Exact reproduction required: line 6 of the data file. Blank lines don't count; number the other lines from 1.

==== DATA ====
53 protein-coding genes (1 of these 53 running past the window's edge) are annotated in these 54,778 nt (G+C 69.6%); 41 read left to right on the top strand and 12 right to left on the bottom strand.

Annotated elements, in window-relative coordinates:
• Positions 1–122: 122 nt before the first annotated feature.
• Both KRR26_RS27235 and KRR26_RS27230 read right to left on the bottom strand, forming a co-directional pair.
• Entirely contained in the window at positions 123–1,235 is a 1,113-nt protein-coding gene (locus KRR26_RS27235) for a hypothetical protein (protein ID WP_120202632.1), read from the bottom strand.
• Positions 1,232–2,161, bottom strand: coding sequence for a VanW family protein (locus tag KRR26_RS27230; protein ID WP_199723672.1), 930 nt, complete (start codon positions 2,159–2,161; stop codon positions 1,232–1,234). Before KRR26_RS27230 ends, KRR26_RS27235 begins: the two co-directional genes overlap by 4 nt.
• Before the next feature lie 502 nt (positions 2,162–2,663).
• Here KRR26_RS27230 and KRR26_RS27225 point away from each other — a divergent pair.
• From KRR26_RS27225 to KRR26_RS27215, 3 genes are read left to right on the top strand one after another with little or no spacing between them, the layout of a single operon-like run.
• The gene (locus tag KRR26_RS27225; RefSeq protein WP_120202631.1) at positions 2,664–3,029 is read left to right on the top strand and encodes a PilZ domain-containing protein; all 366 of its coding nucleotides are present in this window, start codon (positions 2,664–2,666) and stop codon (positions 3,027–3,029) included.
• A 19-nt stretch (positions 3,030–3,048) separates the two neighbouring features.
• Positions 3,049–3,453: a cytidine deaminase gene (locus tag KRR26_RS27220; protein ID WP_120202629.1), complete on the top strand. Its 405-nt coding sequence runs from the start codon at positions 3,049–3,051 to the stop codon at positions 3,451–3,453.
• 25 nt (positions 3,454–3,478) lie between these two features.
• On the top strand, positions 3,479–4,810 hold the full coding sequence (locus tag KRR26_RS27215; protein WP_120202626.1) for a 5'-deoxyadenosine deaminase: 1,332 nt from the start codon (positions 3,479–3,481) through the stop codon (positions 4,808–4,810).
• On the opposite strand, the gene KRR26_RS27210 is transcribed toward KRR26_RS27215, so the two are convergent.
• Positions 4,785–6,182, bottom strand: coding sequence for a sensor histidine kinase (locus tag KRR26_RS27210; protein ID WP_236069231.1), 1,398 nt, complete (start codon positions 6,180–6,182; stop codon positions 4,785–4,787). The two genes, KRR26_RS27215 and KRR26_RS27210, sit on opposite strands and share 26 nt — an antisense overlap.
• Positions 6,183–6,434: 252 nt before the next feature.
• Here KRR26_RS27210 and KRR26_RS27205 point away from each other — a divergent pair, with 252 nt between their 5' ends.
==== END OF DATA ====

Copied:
• Positions 1,232–2,161, bottom strand: coding sequence for a VanW family protein (locus tag KRR26_RS27230; protein ID WP_199723672.1), 930 nt, complete (start codon positions 2,159–2,161; stop codon positions 1,232–1,234). Before KRR26_RS27230 ends, KRR26_RS27235 begins: the two co-directional genes overlap by 4 nt.